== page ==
Progress on protecting buildings from the impact of climate change is behind where it should be, and the need is only becoming more urgent. Greg Pitcher reports
“Climate change has arrived.”
That was the clear message in a key paper handed to ministers this summer. The declaration in the Climate Change Committee’s Advice to Government report came just weeks before Germany was hit by devastating floods and London was deluged by heavy rainfall.
And the committee, set up in 2008 to advise Westminster on progress towards minimising and preparing for global warming, had more stark news: “Further warming is inevitable,” the report stated, part of a broad suite of studies forming the committee’s third risk assessment.
Reading on, ministers learned that 7,000 people could die from heat-related causes in 2050 – up from an average of 2,000 per year at present.
Then there is the risk from increased rainfall. Figures from the committee show that expected annual damage to property from surface-water flooding could soar from £139m today to £312m by the 2080s. This could affect not only individuals but critical infrastructure such as power stations and water-treatment plants.
Hope, where it appears, lies in mitigation rather than prevention of a changing climate. The UK “has the capacity and the resources to respond effectively,” the committee report says.
But here’s the sting: “Alarmingly, new evidence shows that the gap between the level of risk we face and the level of adaptation under way has widened,” the report adds. “Adaptation action has failed to keep pace with the worsening reality of climate risk.”
Contractors must plan
Building flood defences and better designed buildings are just two of the measures required – and construction will play a key role in both.
The committee urges ministers to take firm action, including updating Building Regulations and the National Planning Policy Framework to encourage introduction of measures such as passive cooling and sustainable drainage in new and refurbished buildings.
The Building Safety Regulator – created in the wake of the Grenfell Tower tragedy – could also have a role to play in ensuring greater climate resilience, according to the report.
Mott MacDonald UK and Europe sustainability lead Kim Yates says the construction industry needs to think about changing weather patterns in everything it does.
“It is not just projects looking specifically at resilience that are the future; we have a duty of care to take climate resilience into account on all our projects,” she says, conceding it is “extremely challenging” in the face of uncertainty.
“You have to build an asset that is fit for a future where we don’t decarbonise fast enough. You can’t concentrate on a low-carbon material that would see a building fall over when it gets hotter”
Kim Yates, Mott MacDonald UK
“In our flood-risk assessments for highways projects, for example, we look to ensure that the drainage design will accommodate a 40 per cent increase in flooding,” Yates says. “This is in line with government guidance and, on the basis of our current climate change modelling, this is enough. But what if our models are wrong? How do we allow for the fact that our models may be too optimistic?”
Storm events that used to happen every 1,000 years are now happening once a century, she explains, and it is hard to know what a one-in-100-year flood will be in a few decades’ time.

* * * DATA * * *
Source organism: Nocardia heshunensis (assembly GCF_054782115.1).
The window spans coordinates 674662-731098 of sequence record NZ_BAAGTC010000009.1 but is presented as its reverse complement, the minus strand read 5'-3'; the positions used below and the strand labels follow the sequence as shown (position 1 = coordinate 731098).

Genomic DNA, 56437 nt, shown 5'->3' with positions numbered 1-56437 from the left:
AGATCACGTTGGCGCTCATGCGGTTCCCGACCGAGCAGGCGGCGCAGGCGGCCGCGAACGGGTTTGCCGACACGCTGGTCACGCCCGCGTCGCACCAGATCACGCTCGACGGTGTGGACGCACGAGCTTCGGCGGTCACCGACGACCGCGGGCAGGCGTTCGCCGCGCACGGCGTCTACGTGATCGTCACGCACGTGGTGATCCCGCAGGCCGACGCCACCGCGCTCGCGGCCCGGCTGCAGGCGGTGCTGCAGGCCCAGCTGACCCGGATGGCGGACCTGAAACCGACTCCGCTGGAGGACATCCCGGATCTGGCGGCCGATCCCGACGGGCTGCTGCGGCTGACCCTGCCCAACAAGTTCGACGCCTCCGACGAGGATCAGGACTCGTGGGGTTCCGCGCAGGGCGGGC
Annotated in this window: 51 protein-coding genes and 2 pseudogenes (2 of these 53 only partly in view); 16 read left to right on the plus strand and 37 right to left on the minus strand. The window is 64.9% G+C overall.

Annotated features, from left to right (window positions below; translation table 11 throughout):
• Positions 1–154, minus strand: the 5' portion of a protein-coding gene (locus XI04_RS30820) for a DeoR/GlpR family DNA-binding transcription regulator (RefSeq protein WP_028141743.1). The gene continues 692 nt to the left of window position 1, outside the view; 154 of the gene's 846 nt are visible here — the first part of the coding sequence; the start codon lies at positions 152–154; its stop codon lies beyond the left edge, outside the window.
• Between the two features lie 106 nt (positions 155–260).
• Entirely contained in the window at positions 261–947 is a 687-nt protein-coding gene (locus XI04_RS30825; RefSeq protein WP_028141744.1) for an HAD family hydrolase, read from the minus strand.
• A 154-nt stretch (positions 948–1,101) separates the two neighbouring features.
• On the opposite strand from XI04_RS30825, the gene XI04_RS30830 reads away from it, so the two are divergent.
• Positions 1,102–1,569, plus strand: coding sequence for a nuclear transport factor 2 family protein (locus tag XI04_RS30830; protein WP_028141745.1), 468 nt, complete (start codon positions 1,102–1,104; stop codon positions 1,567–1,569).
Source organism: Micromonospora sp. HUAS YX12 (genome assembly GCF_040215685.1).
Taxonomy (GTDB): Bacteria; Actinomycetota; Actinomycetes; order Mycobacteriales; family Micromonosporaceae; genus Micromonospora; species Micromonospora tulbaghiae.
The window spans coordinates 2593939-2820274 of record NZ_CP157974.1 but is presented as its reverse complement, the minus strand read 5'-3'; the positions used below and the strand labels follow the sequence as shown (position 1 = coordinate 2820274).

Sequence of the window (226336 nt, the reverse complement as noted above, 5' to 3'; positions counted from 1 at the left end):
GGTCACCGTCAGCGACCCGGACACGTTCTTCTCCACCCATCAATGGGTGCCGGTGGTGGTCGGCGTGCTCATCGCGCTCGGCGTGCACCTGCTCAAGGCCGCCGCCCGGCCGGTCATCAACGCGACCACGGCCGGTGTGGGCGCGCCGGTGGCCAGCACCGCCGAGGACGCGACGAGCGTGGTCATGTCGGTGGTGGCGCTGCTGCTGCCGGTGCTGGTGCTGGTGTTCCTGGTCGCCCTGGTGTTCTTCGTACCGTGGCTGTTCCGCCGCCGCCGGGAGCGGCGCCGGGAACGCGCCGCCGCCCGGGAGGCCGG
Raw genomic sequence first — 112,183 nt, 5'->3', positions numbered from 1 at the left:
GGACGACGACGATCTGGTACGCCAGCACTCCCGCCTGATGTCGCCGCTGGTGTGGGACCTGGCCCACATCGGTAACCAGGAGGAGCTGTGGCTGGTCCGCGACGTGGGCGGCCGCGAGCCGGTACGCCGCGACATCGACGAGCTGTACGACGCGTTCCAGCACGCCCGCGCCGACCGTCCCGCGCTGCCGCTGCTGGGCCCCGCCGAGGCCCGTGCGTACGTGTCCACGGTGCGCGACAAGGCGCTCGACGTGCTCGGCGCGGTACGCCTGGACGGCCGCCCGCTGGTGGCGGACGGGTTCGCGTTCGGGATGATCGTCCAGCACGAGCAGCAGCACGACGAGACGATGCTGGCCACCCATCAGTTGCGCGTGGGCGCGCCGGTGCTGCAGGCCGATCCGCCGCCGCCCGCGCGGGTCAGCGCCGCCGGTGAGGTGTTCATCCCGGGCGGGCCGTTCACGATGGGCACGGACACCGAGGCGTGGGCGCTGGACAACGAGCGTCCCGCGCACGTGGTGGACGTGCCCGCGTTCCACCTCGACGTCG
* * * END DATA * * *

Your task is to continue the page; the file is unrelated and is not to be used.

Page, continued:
In July, two regions in the west of Germany saw almost twice the amount of rainfall they usually receive throughout the month in just 48 hours. Days later, an even more extreme deluge landed in the Chinese city of Zhengzhou in just one hour. Both incidents claimed a number of lives. Later the same month, hospitals and tube stations in east London were hit by flash floods.
In the UK, Yates says resilience measures have to be considered within a climate change context when environmental impact assessments are submitted to planning authorities. However, such impact assessments are currently only required for a “small proportion” of schemes and those are usually selected on the basis of environmental impact rather than resilience requirements. “The regulatory drivers are not there to consider climate resilience in everything we build,” Yates says.
A government spokesperson insisted in a statement that all developments should take climate adaptation into consideration. It has also launched a research programme for securing infrastructure (see box, below).
In response to the Climate Change Committee’s warnings, the UK Government has launched a £5m research programme to help it become “more resilient to the impacts of climate change”.
The four-year scheme, called Climate Services for a Net-Zero Resilient World, aims to help the country respond to the impact of global warming on national infrastructure – including heatwave impacts on buildings, power stations, electricity networks and flooding.
It is being led by a consortium of environmental scientists, including those from University College London and the UK Centre for Ecology & Hydrology.
Climate minister Anne-Marie Trevelyan, who is also construction minister, says: “This new programme brings together the brightest and best climate scientists, universities and research institutions from across the country to provide us with the latest tools, advice and research to inform future climate policies at a national and local level. This research will be vital to ensure we’re making the best possible choices on our journey to net-zero, making certain the UK is adaptable and more resilient to the effects of climate change.”
Resilience versus net-zero
Despite the clear message from the Climate Change Committee, preventing – or minimising – global warming still holds sway as a primary focus. The Paris Agreement saw world leaders promise to keep the change in global warming below 2 degrees above pre-industrial levels, while the UK Government has made its bold pledge of net-zero carbon emissions by 2050.
Climate Change Committee adaption member Michael Davies admits there are challenges for governments trying to push resilience measures alongside carbon reduction: “You have to adapt to climate change that has happened and will continue to happen regardless of net-zero targets,” he says. “But it is challenging to have metrics and clear messaging for adaption.”
Yates insists the two goals must be aligned: “We are thinking about decarbonisation and climate resilience from the outset of any projects we embark on,” she says. “It is built into our processes.”